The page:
Big Players In New Push to Rein In Airport

Aim to ban seaplanes, helicopters all summer

Two East Hampton residents who gathered more than 500 signatures of support for restrictions at the East Hampton Airport to reduce aircraft noise have drafted a list of recommended airport rules for presentation to the public and the town board, and have hired their own prominent law firm to bolster their case.

Kenneth Lipper, a former New York City deputy mayor, and Peter M. Wolf, a land use expert, author, and investment adviser, have suggested banning helicopters and seaplanes from the airport from May 1 to Oct. 3, at a minimum, and operating the airport only from 9 a.m. to 5 p.m. year round.

Takeoffs and landings, they say, should be restricted to four per hour, and the landing slots auctioned off to raise money for the airport. All aircraft coming into East Hampton should be required to meet an established noise level maximum, the men suggest, and commercial flights, which they believe are prohibited at the airport according to the town’s comprehensive plan, should be eliminated.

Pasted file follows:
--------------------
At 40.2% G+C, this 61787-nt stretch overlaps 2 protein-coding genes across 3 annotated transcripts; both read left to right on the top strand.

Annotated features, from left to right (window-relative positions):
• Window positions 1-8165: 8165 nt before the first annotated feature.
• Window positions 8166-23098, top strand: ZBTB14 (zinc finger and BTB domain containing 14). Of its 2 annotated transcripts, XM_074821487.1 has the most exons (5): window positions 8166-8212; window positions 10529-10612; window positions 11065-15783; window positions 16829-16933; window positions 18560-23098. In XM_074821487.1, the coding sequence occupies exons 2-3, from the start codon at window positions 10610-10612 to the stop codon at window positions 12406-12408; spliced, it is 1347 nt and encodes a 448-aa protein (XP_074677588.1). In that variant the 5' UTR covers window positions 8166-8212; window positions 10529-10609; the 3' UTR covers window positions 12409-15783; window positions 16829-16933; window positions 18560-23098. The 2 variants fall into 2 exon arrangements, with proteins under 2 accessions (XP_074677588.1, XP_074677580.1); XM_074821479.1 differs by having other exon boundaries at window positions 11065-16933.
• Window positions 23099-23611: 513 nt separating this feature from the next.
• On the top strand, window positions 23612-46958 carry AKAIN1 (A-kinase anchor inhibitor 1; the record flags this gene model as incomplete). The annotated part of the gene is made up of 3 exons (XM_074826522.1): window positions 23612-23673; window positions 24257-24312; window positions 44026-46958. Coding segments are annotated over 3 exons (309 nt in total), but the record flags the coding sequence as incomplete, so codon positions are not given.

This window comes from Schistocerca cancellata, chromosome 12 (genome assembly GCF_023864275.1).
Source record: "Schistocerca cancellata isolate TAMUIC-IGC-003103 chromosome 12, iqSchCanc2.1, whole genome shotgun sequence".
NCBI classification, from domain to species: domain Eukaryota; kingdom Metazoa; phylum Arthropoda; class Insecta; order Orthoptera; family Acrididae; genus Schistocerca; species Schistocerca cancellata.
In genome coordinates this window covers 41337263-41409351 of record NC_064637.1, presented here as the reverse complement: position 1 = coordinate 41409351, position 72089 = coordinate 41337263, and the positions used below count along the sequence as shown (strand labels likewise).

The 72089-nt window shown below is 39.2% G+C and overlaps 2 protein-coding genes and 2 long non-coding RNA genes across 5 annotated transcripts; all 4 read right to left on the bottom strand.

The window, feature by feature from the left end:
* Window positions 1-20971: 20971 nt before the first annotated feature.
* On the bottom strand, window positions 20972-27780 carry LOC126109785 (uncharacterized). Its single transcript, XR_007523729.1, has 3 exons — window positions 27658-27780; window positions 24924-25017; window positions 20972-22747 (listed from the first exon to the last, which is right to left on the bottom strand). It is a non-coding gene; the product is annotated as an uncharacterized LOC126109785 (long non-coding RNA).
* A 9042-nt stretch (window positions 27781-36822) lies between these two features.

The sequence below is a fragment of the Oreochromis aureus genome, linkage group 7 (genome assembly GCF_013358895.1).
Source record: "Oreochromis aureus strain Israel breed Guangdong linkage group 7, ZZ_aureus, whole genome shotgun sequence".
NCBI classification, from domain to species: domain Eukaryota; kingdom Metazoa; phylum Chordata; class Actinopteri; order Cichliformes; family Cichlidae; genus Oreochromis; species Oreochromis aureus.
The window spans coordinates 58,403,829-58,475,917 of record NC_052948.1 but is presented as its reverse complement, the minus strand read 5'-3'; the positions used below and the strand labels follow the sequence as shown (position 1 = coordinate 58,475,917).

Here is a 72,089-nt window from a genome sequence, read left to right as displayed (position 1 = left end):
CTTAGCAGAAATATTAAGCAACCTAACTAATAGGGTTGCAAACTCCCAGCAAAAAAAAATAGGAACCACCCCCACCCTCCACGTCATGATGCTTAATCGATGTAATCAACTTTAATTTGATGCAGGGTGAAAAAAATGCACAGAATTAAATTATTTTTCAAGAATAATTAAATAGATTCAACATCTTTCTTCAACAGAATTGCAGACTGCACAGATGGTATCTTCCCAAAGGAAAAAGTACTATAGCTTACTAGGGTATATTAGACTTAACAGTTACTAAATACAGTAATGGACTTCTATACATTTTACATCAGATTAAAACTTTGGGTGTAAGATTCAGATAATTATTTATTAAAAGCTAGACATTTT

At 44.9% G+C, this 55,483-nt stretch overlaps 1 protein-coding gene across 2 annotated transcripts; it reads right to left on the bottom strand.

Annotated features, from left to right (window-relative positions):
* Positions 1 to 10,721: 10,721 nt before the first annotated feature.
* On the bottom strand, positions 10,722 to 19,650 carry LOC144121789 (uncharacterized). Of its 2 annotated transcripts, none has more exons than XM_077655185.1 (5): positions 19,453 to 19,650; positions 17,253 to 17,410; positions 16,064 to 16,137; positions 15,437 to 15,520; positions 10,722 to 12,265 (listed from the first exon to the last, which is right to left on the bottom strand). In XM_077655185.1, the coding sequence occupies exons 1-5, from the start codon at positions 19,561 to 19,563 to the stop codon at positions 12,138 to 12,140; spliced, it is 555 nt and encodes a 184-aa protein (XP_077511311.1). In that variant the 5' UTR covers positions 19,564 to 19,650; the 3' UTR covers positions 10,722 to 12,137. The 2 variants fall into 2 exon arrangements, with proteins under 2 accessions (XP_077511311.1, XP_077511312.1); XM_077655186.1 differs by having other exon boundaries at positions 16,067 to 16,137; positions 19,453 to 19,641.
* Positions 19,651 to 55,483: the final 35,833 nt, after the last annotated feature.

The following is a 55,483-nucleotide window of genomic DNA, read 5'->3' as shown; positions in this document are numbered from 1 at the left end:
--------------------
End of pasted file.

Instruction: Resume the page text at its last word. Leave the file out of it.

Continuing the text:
In an email letter to be distributed to East Hamptoners in the coming weeks, Mr. Lipper and Mr. Wolf will poll residents on their support for the ideas. An email address, lipperwolf@, has been set up to field inquiries.

Attorneys from Cravath, Swaine & Moore, a high-profile firm with offices in New York City and London, will also review the proposed regulations, which Mr. Lipper and Mr. Wolf believe “are reasonable and meet the established legal standards in New York State,” according to the letter they will distribute.